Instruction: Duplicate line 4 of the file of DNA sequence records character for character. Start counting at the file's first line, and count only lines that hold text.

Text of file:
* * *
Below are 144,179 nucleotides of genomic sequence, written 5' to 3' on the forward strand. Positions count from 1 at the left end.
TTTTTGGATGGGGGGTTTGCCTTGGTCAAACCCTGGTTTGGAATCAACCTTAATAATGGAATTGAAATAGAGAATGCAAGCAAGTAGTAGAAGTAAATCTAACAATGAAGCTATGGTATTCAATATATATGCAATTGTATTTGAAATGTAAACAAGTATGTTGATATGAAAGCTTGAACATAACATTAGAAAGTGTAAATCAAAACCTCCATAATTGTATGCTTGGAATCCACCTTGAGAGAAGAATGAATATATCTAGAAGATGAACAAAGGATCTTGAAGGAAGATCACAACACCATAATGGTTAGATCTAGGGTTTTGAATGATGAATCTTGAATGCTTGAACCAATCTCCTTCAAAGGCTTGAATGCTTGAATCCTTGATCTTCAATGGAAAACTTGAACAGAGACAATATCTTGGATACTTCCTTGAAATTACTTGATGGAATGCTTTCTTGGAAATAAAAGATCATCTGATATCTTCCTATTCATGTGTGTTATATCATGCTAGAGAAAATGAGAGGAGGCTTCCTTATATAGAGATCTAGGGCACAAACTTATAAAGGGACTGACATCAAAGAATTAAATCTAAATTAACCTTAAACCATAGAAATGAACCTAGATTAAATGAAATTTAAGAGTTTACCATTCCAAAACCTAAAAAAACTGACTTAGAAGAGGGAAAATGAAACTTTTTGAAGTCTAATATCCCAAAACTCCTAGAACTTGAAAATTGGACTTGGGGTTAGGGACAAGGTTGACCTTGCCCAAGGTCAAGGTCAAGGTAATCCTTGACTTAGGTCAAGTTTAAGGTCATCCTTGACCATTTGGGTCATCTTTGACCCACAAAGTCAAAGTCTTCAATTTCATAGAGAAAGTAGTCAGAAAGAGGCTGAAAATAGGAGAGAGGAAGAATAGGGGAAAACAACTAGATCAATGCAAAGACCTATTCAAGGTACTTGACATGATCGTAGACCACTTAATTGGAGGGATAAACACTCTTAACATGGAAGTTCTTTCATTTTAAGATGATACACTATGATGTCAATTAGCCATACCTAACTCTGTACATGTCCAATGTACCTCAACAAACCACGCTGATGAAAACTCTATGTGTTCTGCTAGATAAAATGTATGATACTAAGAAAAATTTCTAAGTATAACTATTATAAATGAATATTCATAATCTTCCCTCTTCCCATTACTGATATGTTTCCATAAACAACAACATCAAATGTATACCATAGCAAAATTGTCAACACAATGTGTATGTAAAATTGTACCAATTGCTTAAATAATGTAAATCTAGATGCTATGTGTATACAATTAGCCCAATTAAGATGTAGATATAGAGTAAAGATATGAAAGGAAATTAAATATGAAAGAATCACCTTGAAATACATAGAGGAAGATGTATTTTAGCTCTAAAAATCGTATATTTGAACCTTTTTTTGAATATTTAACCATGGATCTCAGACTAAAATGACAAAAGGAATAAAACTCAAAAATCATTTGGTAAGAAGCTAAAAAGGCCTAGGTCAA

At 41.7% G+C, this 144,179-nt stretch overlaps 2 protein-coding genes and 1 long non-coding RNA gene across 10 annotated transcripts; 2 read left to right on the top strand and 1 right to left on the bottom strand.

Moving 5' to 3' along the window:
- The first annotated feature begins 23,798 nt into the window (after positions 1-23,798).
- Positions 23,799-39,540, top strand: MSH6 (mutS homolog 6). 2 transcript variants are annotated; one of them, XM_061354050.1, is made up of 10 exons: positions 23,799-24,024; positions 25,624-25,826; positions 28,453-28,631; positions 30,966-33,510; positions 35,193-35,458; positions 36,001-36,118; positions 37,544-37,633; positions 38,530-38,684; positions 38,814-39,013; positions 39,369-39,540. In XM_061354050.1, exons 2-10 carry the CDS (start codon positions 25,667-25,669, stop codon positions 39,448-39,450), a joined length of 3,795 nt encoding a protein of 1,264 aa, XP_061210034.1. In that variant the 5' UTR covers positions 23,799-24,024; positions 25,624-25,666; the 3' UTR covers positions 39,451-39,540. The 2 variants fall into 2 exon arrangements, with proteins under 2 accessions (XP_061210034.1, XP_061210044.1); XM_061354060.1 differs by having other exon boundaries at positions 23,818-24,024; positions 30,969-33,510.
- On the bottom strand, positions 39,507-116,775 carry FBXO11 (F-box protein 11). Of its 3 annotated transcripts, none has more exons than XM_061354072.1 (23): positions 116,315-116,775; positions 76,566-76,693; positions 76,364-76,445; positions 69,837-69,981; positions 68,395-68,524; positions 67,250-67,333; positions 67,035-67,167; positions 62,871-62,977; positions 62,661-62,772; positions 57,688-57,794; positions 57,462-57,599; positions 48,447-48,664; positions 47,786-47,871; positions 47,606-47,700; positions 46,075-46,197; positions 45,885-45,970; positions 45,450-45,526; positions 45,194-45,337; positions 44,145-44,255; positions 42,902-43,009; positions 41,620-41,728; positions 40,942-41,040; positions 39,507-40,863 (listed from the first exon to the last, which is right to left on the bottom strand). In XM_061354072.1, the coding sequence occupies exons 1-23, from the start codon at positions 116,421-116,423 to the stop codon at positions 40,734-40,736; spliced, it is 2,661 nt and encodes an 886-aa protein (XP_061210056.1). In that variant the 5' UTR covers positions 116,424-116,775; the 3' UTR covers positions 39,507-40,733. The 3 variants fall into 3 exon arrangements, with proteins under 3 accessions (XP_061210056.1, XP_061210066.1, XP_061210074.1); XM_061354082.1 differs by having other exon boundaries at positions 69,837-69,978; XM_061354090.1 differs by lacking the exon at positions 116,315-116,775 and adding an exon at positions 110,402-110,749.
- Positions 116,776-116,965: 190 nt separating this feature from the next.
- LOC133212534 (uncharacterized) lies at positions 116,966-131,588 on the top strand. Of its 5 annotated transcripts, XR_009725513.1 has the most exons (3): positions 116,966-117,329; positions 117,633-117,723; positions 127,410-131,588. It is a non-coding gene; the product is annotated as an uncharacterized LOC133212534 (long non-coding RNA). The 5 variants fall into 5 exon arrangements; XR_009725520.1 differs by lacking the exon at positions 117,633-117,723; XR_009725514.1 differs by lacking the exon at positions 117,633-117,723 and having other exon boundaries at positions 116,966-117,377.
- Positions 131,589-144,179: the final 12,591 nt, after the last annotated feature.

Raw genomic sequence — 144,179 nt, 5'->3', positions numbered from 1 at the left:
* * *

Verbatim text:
Moving 5' to 3' along the window: